shape the way they make their films. And in the game of independent filmmaking, especially when film festivals are a big
part of the strategy, Uniqueness is King.
Actor Josh Leonard on 16mm
The story about how the Haxen 5 shot BW is pretty amazing, and was certainly one of the highlights of the evening's discussion.
Rather than spend 15 or 20 days shooting in the woods with a crew and a camper and a craft service table and a video village
and all the other things that a typical set utilizes, the filmmakers gave cameras, tape and film to their actors and put them
out in the woods by themselves. Hale, a former member of the Army special forces, came up with much of the plan. The actors
were to shoot in real time, with a rough outline of what was to happen, but with no real interaction with the crew. To communicate,
the filmmakers left notes in baskets, along with food and water, and the actors were given GPS units so they would know where
to go. As the days wore on, (they shot the forest stuff in 8 days), the filmmakers left them less food and gave them less
sleep. In a film where verisimilitude is everything, this is how you do it! Now, no one makes a film this way. I can already
hear all the producers out there worrying about safety issues and insurance. I can hear the DP's out there wondering how
an actor is supposed to shoot the film. Myrick mentioned that the plan from the beginning, in order for the audience to believe
that the footage was the actual found footage of three student filmmakers, was to capture the kinds of "imperfections" that
would be inherent in this kind of material. Taking planned, professional looking footage and trying to dumb it down would
have been a disaster, (rent Brian De Palma's "Redacted" for reference). Anytime you try something new and different, or
radical as the case may be, you're taking a risk. But these risks are an essential part of the no-budget filmmaking process.
This is where you gain your competitive advantage over studio films.
It should be obvious that the third M, Marketing, which was so important
to BW's success and to the success of any film, would not have been possible without the successful integration of the first
two M's. The filmmakers and distributor took the dynamic content built around the perfectly executed film and put together
a unique and specifically designed marketing plan. Some of these marketing ideas had been cooked up by the filmmakers and
some of them were designed by the distributor, inspired by the filmmakers. Artisan had played this game successfully the
year before with their 1998 Sundance acquisition "Pi." The "Pi" filmmakers also had a unique film and had designed an original
grassroots plan for marketing it even before Sundance. Rather than cast that plan aside, Artisan put money behind it and
built on it. For BW, Artisan's stroke of genius was to take a unique film and market it uniquely. Do you remember the first
two trailers for BW? (see below). The first 30 second teaser spot is 28 seconds of black and 2 seconds of footage. The
30 second trailer that followed had about 28 seconds of footage that never made it into the film and 2 seconds of actual footage
from the movie. Who does this now? What studio today would ever take a risk like this on their big summer release? And this
was a big release for Artisan. Artisan knew before the summer that they were going to 1500 screens--filmgoers were calling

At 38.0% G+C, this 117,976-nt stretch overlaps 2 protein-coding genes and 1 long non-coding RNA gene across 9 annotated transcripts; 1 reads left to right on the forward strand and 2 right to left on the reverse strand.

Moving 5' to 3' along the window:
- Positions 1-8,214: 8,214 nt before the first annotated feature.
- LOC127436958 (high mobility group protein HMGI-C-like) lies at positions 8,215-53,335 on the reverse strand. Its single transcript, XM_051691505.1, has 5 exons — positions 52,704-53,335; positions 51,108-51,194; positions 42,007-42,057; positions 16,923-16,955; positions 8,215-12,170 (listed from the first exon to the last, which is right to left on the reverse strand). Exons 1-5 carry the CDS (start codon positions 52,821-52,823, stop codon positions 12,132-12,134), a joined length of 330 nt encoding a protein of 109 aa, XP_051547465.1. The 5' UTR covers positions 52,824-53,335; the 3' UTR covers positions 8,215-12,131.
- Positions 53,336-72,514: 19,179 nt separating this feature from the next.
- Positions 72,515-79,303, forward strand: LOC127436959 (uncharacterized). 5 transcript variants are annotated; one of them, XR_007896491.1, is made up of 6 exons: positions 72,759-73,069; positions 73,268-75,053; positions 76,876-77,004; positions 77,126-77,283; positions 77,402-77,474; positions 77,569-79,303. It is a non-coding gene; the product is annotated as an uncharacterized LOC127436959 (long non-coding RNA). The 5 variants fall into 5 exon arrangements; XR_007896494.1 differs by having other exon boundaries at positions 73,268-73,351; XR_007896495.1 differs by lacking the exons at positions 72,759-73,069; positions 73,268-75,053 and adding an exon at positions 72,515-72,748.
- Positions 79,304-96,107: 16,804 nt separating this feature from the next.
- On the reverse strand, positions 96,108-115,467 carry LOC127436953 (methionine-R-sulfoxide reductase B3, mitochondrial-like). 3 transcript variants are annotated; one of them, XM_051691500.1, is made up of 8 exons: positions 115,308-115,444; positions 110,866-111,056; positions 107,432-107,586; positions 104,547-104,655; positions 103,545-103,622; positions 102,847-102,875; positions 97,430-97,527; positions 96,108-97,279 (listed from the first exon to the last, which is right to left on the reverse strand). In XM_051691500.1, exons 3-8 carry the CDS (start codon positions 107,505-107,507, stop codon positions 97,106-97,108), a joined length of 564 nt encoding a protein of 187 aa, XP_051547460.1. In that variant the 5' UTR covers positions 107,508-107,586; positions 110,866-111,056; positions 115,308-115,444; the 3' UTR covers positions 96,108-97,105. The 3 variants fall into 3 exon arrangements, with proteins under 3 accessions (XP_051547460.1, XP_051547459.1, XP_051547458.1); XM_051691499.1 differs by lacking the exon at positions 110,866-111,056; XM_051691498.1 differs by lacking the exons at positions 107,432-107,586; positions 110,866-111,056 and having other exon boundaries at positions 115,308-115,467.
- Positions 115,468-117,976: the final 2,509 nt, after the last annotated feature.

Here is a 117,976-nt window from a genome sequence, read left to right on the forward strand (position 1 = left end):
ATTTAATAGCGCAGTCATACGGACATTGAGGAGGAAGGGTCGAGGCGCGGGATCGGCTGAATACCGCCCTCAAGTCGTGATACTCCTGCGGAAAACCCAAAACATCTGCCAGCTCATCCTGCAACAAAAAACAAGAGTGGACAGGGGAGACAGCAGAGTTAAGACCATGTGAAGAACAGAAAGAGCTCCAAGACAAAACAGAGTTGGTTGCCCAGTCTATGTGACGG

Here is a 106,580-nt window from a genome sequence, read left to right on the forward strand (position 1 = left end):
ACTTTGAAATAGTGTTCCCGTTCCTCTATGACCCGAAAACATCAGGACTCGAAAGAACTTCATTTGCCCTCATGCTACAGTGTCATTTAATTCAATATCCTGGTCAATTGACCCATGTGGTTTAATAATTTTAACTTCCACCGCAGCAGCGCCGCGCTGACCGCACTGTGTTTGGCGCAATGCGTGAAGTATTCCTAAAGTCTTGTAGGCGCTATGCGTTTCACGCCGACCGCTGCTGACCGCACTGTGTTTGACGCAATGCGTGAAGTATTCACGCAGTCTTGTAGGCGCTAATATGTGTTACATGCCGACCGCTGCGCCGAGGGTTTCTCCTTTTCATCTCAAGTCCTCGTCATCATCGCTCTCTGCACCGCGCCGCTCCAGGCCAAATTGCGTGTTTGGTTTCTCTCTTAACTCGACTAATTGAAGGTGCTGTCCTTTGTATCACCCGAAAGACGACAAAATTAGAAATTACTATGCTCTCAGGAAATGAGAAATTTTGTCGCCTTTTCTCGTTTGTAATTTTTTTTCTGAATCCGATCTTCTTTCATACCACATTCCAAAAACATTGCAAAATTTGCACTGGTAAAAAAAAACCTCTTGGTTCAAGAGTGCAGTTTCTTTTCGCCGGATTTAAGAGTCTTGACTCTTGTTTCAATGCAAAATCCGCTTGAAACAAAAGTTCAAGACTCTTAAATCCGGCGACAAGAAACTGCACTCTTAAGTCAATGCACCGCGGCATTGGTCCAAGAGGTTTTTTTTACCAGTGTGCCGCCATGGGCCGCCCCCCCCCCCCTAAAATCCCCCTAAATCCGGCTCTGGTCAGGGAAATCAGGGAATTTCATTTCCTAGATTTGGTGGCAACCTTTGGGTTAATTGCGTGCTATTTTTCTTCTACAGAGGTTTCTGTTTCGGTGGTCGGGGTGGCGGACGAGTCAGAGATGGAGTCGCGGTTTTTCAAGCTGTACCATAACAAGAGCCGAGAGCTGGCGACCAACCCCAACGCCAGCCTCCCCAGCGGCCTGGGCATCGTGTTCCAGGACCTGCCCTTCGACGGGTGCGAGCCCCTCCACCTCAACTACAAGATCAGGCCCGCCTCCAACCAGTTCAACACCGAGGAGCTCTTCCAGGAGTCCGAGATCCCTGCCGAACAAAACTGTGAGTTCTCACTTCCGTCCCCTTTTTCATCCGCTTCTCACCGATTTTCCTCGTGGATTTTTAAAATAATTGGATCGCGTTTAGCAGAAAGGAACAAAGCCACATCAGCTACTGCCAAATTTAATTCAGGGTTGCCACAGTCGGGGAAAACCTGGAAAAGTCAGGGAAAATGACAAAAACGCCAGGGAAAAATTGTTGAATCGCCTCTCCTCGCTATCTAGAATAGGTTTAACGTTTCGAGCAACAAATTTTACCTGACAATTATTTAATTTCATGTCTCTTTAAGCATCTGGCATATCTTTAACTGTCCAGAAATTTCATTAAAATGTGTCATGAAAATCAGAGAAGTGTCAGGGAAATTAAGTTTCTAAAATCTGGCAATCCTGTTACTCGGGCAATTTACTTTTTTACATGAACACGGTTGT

their local multiplexes asking when the film was coming out. Studios were calling Artisan to find out when they were opening
wide so they could move their summer tentpoles out of the way! Can you imagine that?? $100 million films with $70 million
marketing budgets moving out of the way of a $30,000 film made by a bunch of gutsy first-timers running around in the woods?
Jeremy Walker, the publicist who joined the film early on, was the genius behind managing the story of the film. For two
or three months in the summer of 1999, there wasn't one place where you didn't see the filmmakers or hear about the film.
Like with any film today, the battle is won or lost with marketing. If you don't have a recognizable element (like a big
star or material based on a bestselling novel, a comic book or a popular kid's toy) and marketing money, you have to have
a story you can tell to the press, or perhaps directly to your audience. The world of marketing has changed dramatically
since BW, but the need to successfully market your film, even if you have to do it yourself, hasn't. The avenues for getting
the word out have fragmented--you can't just run a few national trailers on the broadcast networks and run full-page ads in
the major newspapers--nobody watches TV anymore and when's the last time you read a newspaper? Fortunately for no-budget
filmmakers, these avenues were never really available anyway, and the new pathways, fragmented as they are, are cheap and
available to those willing to work at finding them. This is where social network marketing, affiliate marketing, and good
old-fashioned email marketing come into play. The BW marketing story may be an old one, but study it, and you'll gain insights
that will help you along your own unique path.
So, for all the filmmakers in attendance that night last month, it was a wonderful event filled with funny stories and useful
lessons. Fortunately, the evening was videotaped and should be available online at some point. I will pass that information
along as soon as I know about it.
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THE NO BUDGET REPORT. BULLETINS FROM THE FRONTLINES OF NO-BUDGET FILMMAKING.